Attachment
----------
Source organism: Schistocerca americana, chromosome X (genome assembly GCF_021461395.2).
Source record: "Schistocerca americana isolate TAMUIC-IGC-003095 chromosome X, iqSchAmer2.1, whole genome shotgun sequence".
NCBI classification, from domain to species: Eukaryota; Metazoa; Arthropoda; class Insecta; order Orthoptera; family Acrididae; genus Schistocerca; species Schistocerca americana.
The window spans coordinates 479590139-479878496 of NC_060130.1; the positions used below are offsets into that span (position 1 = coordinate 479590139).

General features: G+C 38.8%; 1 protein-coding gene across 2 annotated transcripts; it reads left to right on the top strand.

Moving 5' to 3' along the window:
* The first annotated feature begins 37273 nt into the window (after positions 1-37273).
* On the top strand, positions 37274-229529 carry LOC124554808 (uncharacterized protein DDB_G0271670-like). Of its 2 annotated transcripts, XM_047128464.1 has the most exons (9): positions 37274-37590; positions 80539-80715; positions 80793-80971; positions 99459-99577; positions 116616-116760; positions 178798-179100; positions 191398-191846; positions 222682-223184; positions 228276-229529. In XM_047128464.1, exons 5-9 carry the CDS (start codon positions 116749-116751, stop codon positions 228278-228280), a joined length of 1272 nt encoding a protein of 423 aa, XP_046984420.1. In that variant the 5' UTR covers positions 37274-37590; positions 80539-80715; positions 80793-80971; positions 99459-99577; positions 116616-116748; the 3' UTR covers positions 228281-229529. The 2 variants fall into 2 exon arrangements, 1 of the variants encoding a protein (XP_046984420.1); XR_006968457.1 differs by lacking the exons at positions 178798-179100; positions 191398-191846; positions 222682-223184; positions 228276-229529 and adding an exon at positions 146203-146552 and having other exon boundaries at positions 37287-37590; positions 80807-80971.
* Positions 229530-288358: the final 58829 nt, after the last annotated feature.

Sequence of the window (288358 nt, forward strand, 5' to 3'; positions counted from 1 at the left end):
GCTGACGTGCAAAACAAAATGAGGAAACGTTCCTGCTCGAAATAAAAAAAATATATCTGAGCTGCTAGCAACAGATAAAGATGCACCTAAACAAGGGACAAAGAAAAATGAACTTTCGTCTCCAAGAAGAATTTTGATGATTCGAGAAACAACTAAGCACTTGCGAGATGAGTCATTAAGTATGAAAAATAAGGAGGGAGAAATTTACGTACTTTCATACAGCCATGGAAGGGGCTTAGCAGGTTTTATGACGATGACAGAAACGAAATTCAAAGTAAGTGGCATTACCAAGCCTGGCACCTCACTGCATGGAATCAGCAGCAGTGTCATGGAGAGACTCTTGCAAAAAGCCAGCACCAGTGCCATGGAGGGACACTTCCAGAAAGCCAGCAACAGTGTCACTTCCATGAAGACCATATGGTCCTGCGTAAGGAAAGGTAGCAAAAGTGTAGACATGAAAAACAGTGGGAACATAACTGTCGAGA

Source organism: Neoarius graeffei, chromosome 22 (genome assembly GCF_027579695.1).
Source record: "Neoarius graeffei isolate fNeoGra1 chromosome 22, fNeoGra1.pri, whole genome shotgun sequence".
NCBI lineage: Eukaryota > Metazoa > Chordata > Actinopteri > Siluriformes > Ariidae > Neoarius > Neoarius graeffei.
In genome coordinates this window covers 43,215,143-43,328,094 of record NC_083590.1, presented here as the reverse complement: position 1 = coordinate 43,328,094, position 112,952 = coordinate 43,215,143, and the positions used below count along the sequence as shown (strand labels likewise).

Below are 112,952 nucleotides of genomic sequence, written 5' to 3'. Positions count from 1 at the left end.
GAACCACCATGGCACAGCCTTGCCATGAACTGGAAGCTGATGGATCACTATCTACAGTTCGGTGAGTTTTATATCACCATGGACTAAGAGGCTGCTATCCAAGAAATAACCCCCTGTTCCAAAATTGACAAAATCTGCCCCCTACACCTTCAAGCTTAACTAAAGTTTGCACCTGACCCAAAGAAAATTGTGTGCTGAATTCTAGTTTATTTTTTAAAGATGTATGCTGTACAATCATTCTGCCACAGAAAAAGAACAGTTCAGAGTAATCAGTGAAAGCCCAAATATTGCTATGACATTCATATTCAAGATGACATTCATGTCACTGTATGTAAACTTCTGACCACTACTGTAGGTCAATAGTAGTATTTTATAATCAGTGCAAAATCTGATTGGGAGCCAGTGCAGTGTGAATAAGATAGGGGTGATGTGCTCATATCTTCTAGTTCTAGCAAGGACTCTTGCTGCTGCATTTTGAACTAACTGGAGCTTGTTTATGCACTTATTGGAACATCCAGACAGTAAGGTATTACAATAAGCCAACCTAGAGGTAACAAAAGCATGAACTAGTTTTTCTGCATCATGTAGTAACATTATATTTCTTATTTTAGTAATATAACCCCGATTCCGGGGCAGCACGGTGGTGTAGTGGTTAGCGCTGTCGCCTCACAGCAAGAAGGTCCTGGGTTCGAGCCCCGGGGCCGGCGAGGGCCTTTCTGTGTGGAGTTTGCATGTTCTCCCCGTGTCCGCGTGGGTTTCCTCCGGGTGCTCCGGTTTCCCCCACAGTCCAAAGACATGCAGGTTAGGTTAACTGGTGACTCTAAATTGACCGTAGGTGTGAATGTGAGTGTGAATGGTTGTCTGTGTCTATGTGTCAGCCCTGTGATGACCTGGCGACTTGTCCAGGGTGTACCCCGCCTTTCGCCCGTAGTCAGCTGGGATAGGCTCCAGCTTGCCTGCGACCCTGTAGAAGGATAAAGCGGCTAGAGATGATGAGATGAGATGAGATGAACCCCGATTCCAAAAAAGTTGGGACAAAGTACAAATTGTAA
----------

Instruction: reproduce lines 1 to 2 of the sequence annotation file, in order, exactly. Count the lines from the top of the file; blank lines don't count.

Source organism: Schistocerca americana, chromosome X (genome assembly GCF_021461395.2).
Source record: "Schistocerca americana isolate TAMUIC-IGC-003095 chromosome X, iqSchAmer2.1, whole genome shotgun sequence".